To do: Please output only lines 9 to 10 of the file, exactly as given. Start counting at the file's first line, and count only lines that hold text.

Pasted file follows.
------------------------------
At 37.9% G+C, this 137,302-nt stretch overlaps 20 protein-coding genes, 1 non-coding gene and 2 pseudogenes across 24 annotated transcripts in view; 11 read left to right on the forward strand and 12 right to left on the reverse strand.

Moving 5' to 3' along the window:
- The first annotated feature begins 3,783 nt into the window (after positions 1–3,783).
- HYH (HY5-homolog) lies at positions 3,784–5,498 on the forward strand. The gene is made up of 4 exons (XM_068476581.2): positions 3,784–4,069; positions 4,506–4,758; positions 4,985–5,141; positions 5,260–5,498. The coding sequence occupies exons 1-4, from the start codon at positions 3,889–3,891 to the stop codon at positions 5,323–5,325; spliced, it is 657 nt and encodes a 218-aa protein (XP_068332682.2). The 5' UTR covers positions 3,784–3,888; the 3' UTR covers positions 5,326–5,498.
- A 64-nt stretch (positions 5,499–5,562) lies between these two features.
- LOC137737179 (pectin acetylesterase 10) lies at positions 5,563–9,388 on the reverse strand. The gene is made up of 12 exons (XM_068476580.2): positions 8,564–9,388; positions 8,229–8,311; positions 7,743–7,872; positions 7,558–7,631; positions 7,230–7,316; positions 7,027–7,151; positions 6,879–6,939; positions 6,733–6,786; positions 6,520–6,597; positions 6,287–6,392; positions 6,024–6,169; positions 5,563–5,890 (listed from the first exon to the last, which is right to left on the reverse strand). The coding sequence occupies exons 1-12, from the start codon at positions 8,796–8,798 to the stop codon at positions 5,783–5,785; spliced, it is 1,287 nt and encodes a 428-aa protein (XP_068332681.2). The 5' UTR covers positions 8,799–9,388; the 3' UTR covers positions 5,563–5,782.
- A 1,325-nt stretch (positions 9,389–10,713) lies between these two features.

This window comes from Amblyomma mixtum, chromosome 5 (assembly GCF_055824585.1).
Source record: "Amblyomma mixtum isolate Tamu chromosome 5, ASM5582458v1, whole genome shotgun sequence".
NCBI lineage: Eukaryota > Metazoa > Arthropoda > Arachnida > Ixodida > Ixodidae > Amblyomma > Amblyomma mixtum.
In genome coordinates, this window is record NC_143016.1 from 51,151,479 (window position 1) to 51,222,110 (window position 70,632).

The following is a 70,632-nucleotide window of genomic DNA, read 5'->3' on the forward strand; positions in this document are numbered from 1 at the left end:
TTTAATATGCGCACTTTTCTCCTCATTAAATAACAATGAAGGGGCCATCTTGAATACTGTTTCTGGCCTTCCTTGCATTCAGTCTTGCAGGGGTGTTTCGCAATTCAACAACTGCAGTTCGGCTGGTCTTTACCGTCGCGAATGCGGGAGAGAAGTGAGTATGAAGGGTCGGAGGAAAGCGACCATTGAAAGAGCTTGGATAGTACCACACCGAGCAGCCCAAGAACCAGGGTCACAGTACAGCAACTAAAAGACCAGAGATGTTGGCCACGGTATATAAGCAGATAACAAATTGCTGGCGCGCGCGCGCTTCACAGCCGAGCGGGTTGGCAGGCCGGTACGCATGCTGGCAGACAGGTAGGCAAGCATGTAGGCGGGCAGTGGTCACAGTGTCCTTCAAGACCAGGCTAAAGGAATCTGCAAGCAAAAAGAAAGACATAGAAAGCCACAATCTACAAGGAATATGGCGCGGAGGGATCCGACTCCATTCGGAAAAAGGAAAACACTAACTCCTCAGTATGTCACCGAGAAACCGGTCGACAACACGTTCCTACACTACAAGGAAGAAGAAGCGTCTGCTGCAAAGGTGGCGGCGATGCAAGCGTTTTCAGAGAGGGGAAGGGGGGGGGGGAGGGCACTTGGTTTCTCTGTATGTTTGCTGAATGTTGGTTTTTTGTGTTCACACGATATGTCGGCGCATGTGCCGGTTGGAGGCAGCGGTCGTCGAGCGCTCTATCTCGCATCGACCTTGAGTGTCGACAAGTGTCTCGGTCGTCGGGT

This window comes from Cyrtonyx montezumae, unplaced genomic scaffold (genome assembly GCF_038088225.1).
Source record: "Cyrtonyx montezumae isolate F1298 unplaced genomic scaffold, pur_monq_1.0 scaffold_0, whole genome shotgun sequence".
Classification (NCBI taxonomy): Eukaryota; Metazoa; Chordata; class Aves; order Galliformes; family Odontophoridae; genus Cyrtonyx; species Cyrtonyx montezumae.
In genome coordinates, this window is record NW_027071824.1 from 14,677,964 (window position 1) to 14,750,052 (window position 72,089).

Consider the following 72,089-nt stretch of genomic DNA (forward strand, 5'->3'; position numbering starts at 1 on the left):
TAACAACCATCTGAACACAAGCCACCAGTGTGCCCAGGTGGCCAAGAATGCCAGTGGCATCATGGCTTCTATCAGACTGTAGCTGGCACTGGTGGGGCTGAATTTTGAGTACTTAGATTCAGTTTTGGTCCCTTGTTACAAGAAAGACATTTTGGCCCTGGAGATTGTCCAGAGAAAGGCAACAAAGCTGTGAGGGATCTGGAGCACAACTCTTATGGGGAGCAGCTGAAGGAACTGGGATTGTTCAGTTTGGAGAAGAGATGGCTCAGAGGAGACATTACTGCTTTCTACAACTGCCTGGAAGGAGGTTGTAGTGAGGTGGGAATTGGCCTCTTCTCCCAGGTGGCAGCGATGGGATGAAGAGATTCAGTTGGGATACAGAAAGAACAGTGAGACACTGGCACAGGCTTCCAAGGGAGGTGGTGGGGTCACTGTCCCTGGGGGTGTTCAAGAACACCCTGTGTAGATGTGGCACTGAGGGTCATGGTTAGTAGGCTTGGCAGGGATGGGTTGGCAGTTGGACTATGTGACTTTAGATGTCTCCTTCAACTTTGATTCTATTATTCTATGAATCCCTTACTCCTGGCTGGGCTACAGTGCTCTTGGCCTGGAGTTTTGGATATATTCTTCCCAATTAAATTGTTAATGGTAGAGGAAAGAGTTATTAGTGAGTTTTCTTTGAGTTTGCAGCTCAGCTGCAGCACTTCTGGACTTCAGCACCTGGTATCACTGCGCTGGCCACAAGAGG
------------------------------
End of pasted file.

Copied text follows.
Source record: "Amblyomma mixtum isolate Tamu chromosome 5, ASM5582458v1, whole genome shotgun sequence".
NCBI lineage: Eukaryota > Metazoa > Arthropoda > Arachnida > Ixodida > Ixodidae > Amblyomma > Amblyomma mixtum.